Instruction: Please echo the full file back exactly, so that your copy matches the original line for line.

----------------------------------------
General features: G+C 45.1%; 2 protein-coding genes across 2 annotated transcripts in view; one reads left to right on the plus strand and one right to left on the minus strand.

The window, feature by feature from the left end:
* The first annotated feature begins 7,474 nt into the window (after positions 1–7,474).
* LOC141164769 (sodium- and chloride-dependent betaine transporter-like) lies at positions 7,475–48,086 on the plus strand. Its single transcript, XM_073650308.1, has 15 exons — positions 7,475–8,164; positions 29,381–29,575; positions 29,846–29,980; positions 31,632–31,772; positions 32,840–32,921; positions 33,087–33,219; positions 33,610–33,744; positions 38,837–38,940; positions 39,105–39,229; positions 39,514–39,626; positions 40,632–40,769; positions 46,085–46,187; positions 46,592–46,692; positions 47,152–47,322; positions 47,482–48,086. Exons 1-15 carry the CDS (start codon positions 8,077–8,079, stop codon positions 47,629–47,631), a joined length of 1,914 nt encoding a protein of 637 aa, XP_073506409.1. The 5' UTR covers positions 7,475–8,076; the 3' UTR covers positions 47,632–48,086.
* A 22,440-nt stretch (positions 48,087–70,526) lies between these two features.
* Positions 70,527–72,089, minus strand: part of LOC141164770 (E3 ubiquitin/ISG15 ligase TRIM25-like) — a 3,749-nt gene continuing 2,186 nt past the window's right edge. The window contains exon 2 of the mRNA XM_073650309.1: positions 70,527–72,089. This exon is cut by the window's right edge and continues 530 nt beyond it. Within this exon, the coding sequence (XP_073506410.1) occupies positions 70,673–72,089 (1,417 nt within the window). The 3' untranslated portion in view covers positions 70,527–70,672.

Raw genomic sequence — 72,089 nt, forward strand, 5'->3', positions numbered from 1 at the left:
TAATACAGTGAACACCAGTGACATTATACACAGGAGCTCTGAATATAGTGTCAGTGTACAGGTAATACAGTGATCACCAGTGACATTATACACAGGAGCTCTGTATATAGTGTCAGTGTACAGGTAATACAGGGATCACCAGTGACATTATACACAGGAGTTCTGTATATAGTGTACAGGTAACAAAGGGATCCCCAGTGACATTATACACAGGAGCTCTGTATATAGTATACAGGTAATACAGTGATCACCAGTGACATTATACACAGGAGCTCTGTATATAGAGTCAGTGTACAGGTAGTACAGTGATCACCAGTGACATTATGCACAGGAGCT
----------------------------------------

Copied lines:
General features: G+C 45.1%; 2 protein-coding genes across 2 annotated transcripts in view; one reads left to right on the plus strand and one right to left on the minus strand.

The window, feature by feature from the left end:
* The first annotated feature begins 7,474 nt into the window (after positions 1–7,474).
* LOC141164769 (sodium- and chloride-dependent betaine transporter-like) lies at positions 7,475–48,086 on the plus strand. Its single transcript, XM_073650308.1, has 15 exons — positions 7,475–8,164; positions 29,381–29,575; positions 29,846–29,980; positions 31,632–31,772; positions 32,840–32,921; positions 33,087–33,219; positions 33,610–33,744; positions 38,837–38,940; positions 39,105–39,229; positions 39,514–39,626; positions 40,632–40,769; positions 46,085–46,187; positions 46,592–46,692; positions 47,152–47,322; positions 47,482–48,086. Exons 1-15 carry the CDS (start codon positions 8,077–8,079, stop codon positions 47,629–47,631), a joined length of 1,914 nt encoding a protein of 637 aa, XP_073506409.1. The 5' UTR covers positions 7,475–8,076; the 3' UTR covers positions 47,632–48,086.
* A 22,440-nt stretch (positions 48,087–70,526) lies between these two features.
* Positions 70,527–72,089, minus strand: part of LOC141164770 (E3 ubiquitin/ISG15 ligase TRIM25-like) — a 3,749-nt gene continuing 2,186 nt past the window's right edge. The window contains exon 2 of the mRNA XM_073650309.1: positions 70,527–72,089. This exon is cut by the window's right edge and continues 530 nt beyond it. Within this exon, the coding sequence (XP_073506410.1) occupies positions 70,673–72,089 (1,417 nt within the window). The 3' untranslated portion in view covers positions 70,527–70,672.

Raw genomic sequence — 72,089 nt, forward strand, 5'->3', positions numbered from 1 at the left:
TAATACAGTGAACACCAGTGACATTATACACAGGAGCTCTGAATATAGTGTCAGTGTACAGGTAATACAGTGATCACCAGTGACATTATACACAGGAGCTCTGTATATAGTGTCAGTGTACAGGTAATACAGGGATCACCAGTGACATTATACACAGGAGTTCTGTATATAGTGTACAGGTAACAAAGGGATCCCCAGTGACATTATACACAGGAGCTCTGTATATAGTATACAGGTAATACAGTGATCACCAGTGACATTATACACAGGAGCTCTGTATATAGAGTCAGTGTACAGGTAGTACAGTGATCACCAGTGACATTATGCACAGGAGCT